"""Wrapper for H: at most one of A(s,m) and C(s,m) halts."""
    # H(s,m) might not halt, in which case nor does this:
    if H(s,m) is 'yes': # C(s,m) halts
        while 1 > 0: pass # infinite loop

    return 'no' # C(s,m) doesn't halt

This gives us a program A which takes two naturals: if A(s,n) halts, it says no and C(s,n) doesn't halt. Furthermore, if C(s,n) does halt, A(s,n) doesn't (because H(s,n) either doesn't halt or, on halting, returns yes, so that A goes into its infinite loop). Next, we can consider the program

def B(n):
    """The Diagonal of A"""
    return A(n,n)

which gives us a program B which takes one natural input, whence j = E(B) is in S; i.e. B is C(j) for some j in S; so now ask whether A(j,j) halts. Clearly, C(j,j) is B(j) is A(j,j) - and they do exactly the same computations, give or take packaging which takes a finite amount of computation. However, if either C(n,m) or A(n,m) halts, the other doesn't (from A's construction) so at least one of C(j,j) and A(j,j) doesn't halt; but they're the same computation, so if one doesn't halt, nor does the other.

What we've now proved is that, whatever program we write to determine whether computations will complete, (either it'll be wrong some of the time or) there will be some computations which never finish and for which our program, attempting to determine whether the computation will finish, also never finishes. This means it's impossible for a Turing complete computer to guarantee that it'll never get stuck in a non-terminating computation.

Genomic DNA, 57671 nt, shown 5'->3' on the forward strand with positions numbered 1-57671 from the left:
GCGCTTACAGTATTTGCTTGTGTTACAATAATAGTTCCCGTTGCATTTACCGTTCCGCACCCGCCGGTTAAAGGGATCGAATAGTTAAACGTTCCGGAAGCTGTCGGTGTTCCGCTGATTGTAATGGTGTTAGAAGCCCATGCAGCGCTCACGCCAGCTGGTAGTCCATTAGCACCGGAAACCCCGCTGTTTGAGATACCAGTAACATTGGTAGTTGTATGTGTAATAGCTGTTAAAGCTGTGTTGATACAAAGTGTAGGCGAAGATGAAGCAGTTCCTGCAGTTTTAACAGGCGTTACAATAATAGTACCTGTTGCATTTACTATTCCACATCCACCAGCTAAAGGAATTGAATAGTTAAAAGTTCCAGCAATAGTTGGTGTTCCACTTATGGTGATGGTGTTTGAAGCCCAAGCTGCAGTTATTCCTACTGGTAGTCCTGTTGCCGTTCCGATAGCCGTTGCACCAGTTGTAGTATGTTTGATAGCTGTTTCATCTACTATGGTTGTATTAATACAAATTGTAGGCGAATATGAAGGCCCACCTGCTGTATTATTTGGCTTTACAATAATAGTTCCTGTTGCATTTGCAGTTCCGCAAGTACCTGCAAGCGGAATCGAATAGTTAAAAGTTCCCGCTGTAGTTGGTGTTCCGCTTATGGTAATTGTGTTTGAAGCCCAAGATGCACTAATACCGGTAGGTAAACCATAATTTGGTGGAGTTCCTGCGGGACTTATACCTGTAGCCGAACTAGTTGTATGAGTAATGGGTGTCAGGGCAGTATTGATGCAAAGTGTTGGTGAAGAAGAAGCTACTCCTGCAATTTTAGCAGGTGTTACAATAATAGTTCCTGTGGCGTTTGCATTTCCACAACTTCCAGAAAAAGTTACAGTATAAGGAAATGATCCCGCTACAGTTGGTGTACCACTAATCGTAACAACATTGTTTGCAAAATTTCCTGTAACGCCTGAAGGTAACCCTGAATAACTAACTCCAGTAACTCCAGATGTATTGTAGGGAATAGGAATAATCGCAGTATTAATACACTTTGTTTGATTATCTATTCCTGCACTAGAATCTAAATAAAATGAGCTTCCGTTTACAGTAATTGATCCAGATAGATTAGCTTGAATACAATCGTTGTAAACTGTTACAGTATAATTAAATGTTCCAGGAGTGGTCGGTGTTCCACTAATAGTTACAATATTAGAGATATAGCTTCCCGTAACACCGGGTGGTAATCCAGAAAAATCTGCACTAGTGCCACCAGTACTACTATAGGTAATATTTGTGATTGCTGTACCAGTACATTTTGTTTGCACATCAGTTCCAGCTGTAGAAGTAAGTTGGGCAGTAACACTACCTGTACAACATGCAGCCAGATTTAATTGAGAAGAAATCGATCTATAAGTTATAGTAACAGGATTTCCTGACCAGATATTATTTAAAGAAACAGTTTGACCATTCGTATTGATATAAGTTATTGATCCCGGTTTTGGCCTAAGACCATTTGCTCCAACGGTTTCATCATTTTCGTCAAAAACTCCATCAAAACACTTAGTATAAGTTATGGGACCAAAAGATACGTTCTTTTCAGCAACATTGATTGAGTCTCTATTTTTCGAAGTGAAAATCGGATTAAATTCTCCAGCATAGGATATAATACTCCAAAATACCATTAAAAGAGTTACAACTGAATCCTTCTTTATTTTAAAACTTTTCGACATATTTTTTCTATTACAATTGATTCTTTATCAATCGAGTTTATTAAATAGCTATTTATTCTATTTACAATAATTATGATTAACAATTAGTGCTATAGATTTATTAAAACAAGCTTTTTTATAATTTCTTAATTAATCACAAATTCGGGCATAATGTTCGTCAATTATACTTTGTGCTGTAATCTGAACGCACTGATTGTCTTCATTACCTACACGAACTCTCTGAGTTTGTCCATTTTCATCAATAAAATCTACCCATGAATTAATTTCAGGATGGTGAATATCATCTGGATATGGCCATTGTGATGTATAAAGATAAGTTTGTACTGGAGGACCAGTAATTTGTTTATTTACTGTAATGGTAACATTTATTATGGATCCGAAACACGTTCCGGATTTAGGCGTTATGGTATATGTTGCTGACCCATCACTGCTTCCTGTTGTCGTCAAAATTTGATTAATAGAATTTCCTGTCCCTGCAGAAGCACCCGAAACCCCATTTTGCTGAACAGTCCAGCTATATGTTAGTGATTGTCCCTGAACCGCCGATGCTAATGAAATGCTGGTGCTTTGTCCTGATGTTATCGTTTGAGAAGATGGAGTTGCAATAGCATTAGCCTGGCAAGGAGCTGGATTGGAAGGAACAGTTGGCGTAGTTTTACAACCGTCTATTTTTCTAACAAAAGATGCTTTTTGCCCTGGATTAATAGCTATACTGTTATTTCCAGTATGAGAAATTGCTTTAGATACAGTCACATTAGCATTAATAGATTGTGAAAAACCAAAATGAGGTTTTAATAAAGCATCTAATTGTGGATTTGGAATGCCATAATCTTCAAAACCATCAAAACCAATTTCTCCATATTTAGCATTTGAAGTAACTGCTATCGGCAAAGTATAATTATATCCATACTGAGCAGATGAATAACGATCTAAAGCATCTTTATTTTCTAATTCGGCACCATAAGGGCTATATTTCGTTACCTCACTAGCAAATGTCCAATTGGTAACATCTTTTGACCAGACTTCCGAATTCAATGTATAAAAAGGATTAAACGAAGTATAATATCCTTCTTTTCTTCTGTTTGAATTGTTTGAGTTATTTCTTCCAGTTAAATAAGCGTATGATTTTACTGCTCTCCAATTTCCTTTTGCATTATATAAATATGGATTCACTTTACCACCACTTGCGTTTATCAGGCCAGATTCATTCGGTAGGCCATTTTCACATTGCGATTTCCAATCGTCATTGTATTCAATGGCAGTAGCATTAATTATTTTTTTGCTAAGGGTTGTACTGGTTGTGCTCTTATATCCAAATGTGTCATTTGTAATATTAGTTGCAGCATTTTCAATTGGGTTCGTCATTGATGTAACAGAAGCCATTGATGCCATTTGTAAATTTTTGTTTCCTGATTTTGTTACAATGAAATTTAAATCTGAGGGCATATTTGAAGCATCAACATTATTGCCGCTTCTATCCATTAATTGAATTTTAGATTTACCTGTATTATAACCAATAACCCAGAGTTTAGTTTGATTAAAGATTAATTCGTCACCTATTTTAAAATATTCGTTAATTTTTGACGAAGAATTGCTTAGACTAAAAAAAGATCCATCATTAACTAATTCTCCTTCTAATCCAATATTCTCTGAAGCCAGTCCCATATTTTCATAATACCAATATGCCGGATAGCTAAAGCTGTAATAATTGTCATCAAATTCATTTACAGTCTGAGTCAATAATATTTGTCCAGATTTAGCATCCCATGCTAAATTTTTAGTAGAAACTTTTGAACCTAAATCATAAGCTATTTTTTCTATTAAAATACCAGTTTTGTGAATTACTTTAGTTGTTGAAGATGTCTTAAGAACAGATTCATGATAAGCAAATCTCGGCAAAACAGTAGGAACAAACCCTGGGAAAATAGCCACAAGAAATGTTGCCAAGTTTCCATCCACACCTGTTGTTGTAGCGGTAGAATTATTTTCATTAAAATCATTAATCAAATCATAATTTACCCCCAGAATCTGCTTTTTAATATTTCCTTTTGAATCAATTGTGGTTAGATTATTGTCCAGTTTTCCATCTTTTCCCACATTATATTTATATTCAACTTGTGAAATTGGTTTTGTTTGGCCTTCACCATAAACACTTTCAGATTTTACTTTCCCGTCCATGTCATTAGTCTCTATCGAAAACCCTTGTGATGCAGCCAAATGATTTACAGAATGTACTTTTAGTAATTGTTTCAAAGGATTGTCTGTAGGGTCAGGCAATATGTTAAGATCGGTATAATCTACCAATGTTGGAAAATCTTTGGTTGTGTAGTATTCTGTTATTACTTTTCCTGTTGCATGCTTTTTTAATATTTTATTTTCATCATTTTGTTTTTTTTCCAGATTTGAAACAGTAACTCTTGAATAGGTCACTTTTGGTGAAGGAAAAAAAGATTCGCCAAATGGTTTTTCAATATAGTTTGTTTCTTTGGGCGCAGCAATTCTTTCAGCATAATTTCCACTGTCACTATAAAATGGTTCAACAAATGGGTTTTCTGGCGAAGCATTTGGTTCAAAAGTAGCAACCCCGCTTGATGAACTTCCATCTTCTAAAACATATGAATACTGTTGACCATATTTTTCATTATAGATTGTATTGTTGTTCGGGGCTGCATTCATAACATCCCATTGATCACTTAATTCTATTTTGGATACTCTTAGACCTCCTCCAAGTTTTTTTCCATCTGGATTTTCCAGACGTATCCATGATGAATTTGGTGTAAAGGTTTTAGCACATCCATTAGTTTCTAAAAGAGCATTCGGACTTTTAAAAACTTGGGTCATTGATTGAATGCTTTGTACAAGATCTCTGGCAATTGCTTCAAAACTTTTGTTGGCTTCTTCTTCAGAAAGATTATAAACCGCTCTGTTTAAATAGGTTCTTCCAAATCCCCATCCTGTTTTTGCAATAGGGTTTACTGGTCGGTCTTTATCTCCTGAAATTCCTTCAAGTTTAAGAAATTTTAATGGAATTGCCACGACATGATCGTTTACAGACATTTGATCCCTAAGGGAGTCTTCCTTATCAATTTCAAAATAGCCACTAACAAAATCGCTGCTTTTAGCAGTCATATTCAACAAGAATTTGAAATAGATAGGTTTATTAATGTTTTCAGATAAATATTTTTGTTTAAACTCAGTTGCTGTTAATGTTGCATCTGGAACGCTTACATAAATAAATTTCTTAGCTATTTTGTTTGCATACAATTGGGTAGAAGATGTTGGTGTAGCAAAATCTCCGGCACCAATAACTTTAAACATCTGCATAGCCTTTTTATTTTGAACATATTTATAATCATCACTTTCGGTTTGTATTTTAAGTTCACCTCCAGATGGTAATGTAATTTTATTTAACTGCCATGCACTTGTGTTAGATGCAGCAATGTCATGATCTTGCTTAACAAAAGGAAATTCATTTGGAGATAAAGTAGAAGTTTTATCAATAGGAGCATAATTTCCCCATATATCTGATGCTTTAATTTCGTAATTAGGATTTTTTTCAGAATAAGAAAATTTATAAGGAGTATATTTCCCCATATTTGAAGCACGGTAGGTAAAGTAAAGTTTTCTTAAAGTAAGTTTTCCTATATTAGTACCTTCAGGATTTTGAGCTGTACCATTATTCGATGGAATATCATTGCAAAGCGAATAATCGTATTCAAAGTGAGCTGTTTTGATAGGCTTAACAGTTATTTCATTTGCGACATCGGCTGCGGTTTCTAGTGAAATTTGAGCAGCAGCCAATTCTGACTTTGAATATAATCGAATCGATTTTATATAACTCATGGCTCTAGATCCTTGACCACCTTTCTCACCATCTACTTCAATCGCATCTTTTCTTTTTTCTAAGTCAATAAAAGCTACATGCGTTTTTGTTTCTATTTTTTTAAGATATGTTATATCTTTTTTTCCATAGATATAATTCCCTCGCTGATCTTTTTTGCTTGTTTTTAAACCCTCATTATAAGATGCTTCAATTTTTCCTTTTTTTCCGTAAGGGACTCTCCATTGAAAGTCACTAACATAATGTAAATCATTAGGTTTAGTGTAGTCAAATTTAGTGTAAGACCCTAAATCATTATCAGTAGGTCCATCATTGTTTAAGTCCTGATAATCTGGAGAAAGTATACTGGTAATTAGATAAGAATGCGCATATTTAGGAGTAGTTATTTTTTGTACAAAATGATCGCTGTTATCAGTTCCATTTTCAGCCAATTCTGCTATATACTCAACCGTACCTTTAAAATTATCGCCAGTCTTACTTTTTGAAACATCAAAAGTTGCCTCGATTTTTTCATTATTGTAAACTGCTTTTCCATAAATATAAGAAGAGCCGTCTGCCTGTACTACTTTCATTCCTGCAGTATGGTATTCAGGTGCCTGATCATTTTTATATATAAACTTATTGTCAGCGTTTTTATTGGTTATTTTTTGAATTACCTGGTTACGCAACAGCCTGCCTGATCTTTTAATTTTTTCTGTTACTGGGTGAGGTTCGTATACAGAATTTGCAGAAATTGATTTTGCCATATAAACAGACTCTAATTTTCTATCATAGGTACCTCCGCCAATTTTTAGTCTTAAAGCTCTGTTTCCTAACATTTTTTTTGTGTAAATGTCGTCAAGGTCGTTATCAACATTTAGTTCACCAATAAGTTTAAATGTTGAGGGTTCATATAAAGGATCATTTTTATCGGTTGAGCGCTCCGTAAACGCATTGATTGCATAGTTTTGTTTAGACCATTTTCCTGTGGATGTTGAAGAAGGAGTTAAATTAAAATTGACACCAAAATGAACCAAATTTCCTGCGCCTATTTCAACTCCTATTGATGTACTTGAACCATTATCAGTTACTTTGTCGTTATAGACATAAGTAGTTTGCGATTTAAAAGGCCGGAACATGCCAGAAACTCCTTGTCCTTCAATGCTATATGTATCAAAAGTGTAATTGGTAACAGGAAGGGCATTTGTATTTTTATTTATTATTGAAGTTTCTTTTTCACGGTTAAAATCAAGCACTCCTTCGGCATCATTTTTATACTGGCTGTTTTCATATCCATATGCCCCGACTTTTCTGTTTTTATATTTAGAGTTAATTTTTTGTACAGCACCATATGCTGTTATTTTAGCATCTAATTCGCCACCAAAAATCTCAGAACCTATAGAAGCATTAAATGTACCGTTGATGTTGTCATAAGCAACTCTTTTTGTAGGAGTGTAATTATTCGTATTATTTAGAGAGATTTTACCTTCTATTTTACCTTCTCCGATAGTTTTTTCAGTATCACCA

Ways Out

The proof formally depends on your programming language being Turing complete - i.e. capable of expressing all mathematics - though, in practice, it didn't need the language to be capable of much. There are various ways out of the trap - but they all involve giving up a fair amount of freedom as to what one can write a computer program to do - in short, they require you to work with a programming language which isn't Turing complete. There's also various ways one can avoid the trap altogether - most obviously, by writing a program which will usually tell you whether some computation will terminate, but admits that it can't tell in few enough cases that you don't care - this is a useful tool, for all that it fails to live up to its Platonic ideal.

My friend Conor is at work on a little language (with strong type checking, among other properties) which isn't Turing complete and in which you can write a halting-determiner (indeed, IIRC, you can't compile a program unless it halts). He then embeds that in a Turing complete language whose type system is encoded in the little language (and, indeed, any program in the little language can be used in specifying a type for a program in the little language, hence in either). This would encourage one to write as much of any program as possible in the little language, only using the Turing completion extensions where one must, which will probably make it much easier to write a useful enough termination detector even for the Turing complete case.

Written by Eddy.